The devil is in the detail

Sometimes we think we have a profound understanding of teaching, when actually our ideas are so vague and abstract that they are practically meaningless. For example, we might think that we have a deep understanding of teaching because we have changed our conception from a teacher as merely sharing what he/she knows, to a conception of a teacher as student centred, aiming to foster student learning. However, when we then consider what this means in practice, we realise we don’t really understand at all. Our understanding needs to be refined and enhanced by making it concrete, applying it to our particular situations and contexts, and giving examples to illustrate.

To illustrate this in more detail, I might think that I can help my students to be independent thinkers by asking them to justify their answers. But this is still a very vague insight because it is not concrete about what is said and done, in what situations, and why. Although all the following teaching practices count as “asking students to justify” only some are good teaching practice, and some are much better than others.  I don’t really understand what I mean until I distinguish which of these following concrete practices I mean when I say “I want students to justify my answers”.  There is a big difference between:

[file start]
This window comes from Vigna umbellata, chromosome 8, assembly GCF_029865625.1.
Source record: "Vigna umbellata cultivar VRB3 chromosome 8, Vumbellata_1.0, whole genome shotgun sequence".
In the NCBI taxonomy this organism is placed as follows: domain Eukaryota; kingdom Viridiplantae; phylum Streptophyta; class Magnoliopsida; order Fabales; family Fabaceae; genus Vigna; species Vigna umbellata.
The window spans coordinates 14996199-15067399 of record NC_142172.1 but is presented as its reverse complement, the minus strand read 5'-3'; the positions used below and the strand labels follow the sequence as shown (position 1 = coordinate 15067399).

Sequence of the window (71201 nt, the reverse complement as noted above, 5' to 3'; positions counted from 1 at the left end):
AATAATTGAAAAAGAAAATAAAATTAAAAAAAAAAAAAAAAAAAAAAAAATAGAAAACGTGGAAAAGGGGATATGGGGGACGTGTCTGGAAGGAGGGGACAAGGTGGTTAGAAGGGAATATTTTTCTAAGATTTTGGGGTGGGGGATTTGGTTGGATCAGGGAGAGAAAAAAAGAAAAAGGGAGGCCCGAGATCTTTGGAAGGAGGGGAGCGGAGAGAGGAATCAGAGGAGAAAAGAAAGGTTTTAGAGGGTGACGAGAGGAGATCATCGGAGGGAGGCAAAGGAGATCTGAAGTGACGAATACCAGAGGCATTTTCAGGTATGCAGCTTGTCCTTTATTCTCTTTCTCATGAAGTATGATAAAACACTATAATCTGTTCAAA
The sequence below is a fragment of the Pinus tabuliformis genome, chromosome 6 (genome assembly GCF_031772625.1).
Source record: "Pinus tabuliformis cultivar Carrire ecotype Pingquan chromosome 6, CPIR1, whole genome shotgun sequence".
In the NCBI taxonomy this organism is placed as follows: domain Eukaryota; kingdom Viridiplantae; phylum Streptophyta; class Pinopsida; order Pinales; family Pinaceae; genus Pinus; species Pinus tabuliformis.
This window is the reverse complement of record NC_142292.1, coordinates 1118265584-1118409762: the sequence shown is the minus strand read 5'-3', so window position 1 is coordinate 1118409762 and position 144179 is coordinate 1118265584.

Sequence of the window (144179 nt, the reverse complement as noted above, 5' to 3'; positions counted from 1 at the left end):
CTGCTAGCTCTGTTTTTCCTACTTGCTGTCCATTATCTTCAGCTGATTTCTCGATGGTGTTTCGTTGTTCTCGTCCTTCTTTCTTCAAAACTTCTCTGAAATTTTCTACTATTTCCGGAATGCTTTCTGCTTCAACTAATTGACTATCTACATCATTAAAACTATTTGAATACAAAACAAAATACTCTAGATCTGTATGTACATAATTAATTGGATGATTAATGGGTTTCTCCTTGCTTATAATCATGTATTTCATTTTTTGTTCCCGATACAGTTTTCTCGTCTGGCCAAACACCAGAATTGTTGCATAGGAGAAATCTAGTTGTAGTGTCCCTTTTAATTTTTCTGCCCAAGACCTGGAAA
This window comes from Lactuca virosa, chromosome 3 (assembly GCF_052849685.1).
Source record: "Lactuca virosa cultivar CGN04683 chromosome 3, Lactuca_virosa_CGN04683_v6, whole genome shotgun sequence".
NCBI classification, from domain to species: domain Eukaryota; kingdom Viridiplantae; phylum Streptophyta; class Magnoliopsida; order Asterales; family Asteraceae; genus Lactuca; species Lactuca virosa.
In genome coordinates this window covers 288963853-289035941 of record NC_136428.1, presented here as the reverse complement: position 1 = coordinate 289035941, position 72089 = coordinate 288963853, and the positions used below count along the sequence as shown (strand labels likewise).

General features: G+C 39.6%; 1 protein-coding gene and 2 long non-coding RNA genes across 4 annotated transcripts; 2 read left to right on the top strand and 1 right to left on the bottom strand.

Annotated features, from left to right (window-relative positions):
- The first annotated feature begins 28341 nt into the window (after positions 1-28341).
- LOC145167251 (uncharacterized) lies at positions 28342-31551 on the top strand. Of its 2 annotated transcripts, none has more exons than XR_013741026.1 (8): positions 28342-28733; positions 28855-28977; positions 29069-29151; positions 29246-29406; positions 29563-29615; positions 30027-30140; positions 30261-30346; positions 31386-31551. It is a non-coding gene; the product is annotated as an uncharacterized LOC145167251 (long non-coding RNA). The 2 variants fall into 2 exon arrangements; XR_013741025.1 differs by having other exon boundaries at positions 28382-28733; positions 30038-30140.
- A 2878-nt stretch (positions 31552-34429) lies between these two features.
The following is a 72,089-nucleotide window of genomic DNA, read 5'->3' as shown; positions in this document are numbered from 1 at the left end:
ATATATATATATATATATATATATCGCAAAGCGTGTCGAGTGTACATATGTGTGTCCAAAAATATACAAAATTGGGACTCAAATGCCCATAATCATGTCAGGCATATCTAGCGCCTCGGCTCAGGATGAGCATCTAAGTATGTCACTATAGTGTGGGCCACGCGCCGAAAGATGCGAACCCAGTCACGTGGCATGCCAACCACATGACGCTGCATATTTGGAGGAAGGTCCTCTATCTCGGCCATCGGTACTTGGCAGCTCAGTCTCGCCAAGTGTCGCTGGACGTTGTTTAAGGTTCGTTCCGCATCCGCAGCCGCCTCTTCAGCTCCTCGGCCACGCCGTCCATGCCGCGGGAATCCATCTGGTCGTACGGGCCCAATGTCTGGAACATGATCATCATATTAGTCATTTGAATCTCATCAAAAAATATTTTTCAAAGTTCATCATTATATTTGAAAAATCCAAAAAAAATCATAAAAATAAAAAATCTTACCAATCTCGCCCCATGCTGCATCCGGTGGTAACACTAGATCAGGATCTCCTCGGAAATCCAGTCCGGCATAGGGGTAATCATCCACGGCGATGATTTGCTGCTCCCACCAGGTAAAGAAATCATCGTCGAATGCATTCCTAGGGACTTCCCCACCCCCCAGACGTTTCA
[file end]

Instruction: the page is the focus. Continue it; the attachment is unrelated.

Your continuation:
• Just start asking my students “why do you think that?” vs. first explaining to them why I am going to ask them to justify themselves, and modelling how I justify.
  • Asking them “why?” once, vs.asking them regularly and frequently, so they get in the habit of justifying themselves.
  • Requiring an immediate answer from my students, vs. giving them time to think before answering.
  • Asking in a sarcastic tone as if their answer was stupid and wrong, vs. asking as if I am genuinely interested in their reasons
  • Dismissing their answer as incorrect, or leading them to what i consider to be the right justification vs. guiding them to elaborate their reasons, and asking the rest of the class how they might strengthen the justification.

 

Golding, C. (2017) For example? A philosophical case study of some problems when abstract educational theory ignores concrete practice, Journal of Philosophy of Education, 51(2), 476-490.

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About Clinton Golding

Clinton Golding is Associate Professor at the University of Otago Higher Education Development Centre. His previous positions include Philosopher in Residence at Rangitoto College in Auckland, and Thinking Coordinator at Queen Margaret College in Wellington and St. Cuthbert’s College in Auckland, where he worked to develop the thinking of staff and students. He was also a senior lecturer at The University of Melbourne where he received 5 local and national teaching awards.
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